List of sustainable fashion brand initiatives
Sustainability and ethical business practices are one of the biggest issues facing the fashion industry today.
Just as often as they are in the news for new outfits and designs, they are also in the news for their unethical business practices, sweatshops, copyright infringement and general disregard for the environment and engaging in highly polluting practices for the sake of profit.
Luckily, the rise in information proliferation in the modern era means consumers today are more socially aware and conscious than ever.
Easy access to information means consumers can easily find out what their favorite clothing companies do, how their clothes are made, what materials are used and what nefarious activities the company is involved in.
This also means that consumers are constantly confronted with negative information about brands whenever they receive even the slightest media coverage on the internet, resulting in them also forming a negative image in the consumer’s opinion of the company.
After all, a fashion accessory or a fashionable commodity is not just about style and comfort. It’s also about personality, a reflection of a person’s likes and dislikes, their choices, social views, and opinions.
Wearing a brand that is involved in exploitative practices is definitely not the kind of personal reflection or image we want to project onto the world.
It may also be ethically or morally inadvisable to support a brand that engages in exploitative practices.
Another feature of the modern era is the interconnectivity that the Internet offers. This makes it easier for people to form bonds and communities.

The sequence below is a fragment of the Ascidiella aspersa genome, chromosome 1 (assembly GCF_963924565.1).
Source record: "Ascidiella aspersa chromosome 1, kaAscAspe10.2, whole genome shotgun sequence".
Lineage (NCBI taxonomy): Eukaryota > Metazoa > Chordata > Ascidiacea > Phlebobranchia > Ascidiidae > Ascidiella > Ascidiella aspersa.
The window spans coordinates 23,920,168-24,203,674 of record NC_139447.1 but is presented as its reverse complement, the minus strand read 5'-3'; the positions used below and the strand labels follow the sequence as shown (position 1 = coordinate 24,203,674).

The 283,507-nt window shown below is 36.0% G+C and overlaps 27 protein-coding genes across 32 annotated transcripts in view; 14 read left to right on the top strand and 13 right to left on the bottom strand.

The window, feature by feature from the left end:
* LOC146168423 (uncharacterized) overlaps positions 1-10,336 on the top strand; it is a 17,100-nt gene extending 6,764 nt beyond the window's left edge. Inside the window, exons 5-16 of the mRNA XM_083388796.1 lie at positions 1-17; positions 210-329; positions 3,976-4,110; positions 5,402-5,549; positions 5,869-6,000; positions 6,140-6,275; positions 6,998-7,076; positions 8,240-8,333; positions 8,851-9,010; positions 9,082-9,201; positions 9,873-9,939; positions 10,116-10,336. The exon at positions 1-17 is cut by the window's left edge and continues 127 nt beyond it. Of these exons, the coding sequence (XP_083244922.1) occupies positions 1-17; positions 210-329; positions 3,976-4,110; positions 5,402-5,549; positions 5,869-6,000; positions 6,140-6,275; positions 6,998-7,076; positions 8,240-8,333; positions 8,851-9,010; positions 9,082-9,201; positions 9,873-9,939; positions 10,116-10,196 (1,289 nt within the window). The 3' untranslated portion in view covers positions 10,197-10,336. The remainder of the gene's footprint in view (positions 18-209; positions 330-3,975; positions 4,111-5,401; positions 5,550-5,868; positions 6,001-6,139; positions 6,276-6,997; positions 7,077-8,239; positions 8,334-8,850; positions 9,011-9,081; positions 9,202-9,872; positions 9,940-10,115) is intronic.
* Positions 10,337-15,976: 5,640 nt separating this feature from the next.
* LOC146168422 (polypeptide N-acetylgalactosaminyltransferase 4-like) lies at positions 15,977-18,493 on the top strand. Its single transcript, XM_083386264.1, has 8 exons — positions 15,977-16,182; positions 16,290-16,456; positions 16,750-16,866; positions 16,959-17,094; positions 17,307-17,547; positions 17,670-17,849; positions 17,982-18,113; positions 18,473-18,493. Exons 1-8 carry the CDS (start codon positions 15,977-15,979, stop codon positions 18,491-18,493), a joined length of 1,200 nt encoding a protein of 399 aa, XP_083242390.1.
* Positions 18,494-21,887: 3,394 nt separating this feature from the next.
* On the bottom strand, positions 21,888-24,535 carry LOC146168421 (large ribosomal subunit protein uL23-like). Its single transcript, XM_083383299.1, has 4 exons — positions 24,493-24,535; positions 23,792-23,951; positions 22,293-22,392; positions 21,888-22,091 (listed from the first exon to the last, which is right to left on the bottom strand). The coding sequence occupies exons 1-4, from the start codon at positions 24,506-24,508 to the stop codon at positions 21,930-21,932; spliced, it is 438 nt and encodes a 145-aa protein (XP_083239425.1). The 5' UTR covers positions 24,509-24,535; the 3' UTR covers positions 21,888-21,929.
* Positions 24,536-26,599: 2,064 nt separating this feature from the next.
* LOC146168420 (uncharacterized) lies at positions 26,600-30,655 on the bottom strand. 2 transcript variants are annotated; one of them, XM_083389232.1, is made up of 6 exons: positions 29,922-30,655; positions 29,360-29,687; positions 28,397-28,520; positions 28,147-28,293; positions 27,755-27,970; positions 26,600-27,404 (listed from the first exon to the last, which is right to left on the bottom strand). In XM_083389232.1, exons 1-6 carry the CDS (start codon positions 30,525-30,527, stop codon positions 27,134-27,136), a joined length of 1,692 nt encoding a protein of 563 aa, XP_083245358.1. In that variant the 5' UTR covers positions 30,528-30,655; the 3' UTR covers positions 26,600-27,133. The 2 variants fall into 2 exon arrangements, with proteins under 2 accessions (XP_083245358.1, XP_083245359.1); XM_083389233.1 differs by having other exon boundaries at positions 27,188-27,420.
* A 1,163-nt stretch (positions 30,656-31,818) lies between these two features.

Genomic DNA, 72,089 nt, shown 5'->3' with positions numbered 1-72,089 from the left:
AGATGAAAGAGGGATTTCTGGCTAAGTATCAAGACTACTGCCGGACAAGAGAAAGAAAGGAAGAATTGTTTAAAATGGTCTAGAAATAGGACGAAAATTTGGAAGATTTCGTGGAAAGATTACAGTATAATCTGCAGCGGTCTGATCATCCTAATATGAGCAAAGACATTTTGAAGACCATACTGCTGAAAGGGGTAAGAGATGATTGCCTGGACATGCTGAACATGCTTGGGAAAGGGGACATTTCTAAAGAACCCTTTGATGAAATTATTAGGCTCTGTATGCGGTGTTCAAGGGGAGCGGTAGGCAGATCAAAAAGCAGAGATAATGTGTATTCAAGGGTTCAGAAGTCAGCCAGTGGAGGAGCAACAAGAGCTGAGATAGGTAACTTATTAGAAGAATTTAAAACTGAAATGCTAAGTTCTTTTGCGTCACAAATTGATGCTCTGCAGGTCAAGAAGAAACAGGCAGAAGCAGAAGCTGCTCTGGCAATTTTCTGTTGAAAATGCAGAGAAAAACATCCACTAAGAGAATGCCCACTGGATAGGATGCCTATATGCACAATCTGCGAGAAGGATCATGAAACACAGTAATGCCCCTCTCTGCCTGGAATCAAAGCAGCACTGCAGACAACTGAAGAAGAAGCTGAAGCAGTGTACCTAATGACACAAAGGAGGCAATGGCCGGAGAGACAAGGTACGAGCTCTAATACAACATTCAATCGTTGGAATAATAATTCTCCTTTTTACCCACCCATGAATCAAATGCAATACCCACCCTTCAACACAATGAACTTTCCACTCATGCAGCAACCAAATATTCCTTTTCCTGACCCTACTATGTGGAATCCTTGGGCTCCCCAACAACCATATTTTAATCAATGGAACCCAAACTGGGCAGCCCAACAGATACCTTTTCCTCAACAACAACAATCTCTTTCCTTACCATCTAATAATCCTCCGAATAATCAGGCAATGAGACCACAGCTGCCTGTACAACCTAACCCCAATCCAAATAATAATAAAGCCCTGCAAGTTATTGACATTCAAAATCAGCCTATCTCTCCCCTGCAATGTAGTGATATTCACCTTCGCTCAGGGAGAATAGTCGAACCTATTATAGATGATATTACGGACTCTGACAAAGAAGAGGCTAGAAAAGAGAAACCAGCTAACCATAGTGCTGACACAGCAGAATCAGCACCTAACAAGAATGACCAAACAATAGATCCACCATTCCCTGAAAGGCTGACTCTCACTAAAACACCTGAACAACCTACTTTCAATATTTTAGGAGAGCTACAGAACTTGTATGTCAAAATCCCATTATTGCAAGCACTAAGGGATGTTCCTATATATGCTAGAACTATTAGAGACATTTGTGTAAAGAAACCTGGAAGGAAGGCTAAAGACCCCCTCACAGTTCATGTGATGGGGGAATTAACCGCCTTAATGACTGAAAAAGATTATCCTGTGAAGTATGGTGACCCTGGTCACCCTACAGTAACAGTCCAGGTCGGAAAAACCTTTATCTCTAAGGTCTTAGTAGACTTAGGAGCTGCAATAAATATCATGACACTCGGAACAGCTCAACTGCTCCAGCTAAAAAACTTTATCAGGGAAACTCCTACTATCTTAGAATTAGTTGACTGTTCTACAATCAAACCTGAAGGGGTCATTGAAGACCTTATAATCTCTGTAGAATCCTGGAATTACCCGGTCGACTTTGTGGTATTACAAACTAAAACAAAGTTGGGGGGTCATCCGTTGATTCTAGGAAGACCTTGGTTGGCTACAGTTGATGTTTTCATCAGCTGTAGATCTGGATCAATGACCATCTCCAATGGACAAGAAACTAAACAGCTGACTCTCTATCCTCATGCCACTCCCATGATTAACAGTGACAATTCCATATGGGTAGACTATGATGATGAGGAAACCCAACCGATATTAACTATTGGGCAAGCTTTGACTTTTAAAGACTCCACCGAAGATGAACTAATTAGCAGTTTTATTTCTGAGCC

It also makes it easier to share common political goals and engage in activism by involving multiple people in multiple countries.
This has been used with great success by fashion consumers, forcing companies to listen to their demands for a cleaner manufacturing process and more eco-friendly clothing.
Consumer efforts have led brands to take steps and actions to address the concerns.
For example, Patagonia, the US-based fashion brand, taxes 1% on every sale and devotes the money to protecting and preserving the environment.
It has funded over 1,000 projects dedicated to environmental causes. Inditex, the parent company of Zara, Massimo Dutti and many other fashion brands, has also taken steps to address issues emerging at their company
Manufacturing process. It has committed to using 100% more sustainable cotton by 2023 and cellulosic fibers by 2025. It’s also committed to using sustainable or recyclable linen and polyester by 2025.
In addition to these steps taken by companies, there are also individual projects in the fashion industry that are working to make the process more sustainable and environmentally friendly.
Jeans redesign project is a project that works in a very specific niche for sustainability, enforcing standards of durability, recyclability and material health.
It has been adopted by 53 brands and manufacturers including GAP, Hilfiger, H&M and more. They attach labels to the products that comply with their guidelines and add the label for consumers to raise awareness of products that are eco-sustainable and eco-friendly.
The Pearl Source partners with non-profit organizations that champion women’s issues and contribute a percentage of each pearl earring. pearl necklace or any other sale of pearl jewelry for issues related to women’s safety and welfare.
Gucci, the famous high-society luxury brand, launched its own initiative called Chime for Change, a movement dedicated to gender equality.
The project is a huge success, having raised over $17.5 million and funded over 450 projects for programs in more than 89 countries and more than 150 NGO partners.
H&M, the Swedish multinational fast fashion retailer, has also done its part to ensure it contributes equally to the sustainability process by being awarded first place in Fashion Revolution’s Fashion Transparency Index and sourcing 65% of the materials from recycled or more sustainable materials resources used. Reducing packaging by 14% and using cotton that is 100% recycled, organic or from more sustainable sources.
Tom’s Shoes is also a B Corp certified brand that invests a third of profits in community organizations
While there is still a long way to go and a lot of ground to cover, all these steps show that big fashion companies and the fashion industry as a whole are on the right track, towards sustainably produced, eco-friendly clothing.
Featured image: Pixabay